- Aircraft Transport & Travel, Ltd. London-Paris Express Air Service The Times, Thursday, 21 August 1919; pg. 15; Issue 42184
- Aircraft Manufacturing Company (Limited). The Progress of the Undertaking., The Proposed Borrowing Powers Approved. The Times, Wednesday, 9 October 1918; pg. 12; Issue 41916
- Air Transport Combine. Aircraft And B.S.A. Firms Unite., Future Of Commercial Flying. The Times Monday, 1 March 1920; pg. 14; Issue 42347
- Peter Hooker, Ltd. Statement by the Liquidator. The Times, Wednesday, 4 August 1920; pg. 16; Issue 42480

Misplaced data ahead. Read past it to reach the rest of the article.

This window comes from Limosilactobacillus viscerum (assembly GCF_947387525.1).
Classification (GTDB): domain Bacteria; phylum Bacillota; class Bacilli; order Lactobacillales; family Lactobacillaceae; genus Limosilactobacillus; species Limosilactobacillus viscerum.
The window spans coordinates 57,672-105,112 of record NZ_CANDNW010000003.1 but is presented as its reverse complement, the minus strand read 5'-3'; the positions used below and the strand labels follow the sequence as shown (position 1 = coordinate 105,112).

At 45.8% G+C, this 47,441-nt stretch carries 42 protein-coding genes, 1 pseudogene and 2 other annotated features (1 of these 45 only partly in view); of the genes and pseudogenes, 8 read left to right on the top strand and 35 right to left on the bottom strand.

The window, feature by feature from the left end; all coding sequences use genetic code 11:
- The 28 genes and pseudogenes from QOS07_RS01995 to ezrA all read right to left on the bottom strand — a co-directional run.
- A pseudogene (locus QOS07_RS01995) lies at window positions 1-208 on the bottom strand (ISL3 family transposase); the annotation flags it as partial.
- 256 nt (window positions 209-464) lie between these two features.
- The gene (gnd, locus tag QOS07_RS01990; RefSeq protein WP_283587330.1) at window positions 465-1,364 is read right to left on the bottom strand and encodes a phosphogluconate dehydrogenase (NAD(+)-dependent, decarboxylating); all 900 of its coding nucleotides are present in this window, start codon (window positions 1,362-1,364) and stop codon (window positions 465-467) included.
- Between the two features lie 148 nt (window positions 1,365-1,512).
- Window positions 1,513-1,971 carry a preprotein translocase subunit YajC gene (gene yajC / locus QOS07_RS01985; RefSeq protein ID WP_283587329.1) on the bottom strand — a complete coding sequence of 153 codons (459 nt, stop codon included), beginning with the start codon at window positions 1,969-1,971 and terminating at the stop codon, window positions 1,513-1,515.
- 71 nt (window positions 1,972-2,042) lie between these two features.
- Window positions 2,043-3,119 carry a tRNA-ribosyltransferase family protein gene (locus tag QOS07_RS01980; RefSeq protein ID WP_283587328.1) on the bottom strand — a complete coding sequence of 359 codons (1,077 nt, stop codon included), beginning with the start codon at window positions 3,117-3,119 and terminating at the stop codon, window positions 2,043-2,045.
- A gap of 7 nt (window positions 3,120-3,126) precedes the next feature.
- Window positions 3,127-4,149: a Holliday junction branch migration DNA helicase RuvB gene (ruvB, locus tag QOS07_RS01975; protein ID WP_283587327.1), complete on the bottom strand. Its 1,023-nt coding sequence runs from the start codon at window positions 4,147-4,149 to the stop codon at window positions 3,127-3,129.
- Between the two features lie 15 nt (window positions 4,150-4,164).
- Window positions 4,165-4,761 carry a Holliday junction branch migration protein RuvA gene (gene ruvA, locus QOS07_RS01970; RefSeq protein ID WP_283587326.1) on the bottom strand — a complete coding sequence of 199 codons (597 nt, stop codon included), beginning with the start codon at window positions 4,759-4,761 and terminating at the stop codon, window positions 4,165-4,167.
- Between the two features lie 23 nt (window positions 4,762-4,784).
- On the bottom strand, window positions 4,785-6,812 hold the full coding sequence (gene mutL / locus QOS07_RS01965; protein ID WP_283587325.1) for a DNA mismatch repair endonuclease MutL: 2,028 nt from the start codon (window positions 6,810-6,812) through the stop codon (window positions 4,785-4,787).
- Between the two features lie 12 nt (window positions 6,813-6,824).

- Dudley Docker: The Life and Times of a Trade Warrior R. P. T. Davenport-Hines 1984 Cambridge University Press
- Future Of Airco At Stake. Resignation Of Mr. Holt Thomas., Necessity Of State Support. (News) The Times Tuesday, 23 March 1920; pg. 15; Issue 42366
- Aviation A Business Proposition. Sir S. Brancker's Plea For A Guarantee. (News) The Times Wednesday, 24 March 1920; pg. 16; Issue 42367
- A Year's Commercial Flying. I.-The Paris Mail., Air Speed And Delays On Land. By G. Holt Thomas The Times, Monday, 19 April 1920; pg. 7; Issue 42388
- A Year's Commercial Flying. II.-Finance., Aeroplane Travel By Night. (By G. Holt Thomas.). The Times, Wednesday, 21 April 1920; pg. 21; Issue 42390
- Pedigree Cattle Sales. "Record" Prices For Kerries. The Times, Friday, 30 May 1919; pg. 7; Issue 42113
- A 10½ Gallon Cow The Times, Saturday, 17 April 1920; pg. 11; Issue 42387 News in Brief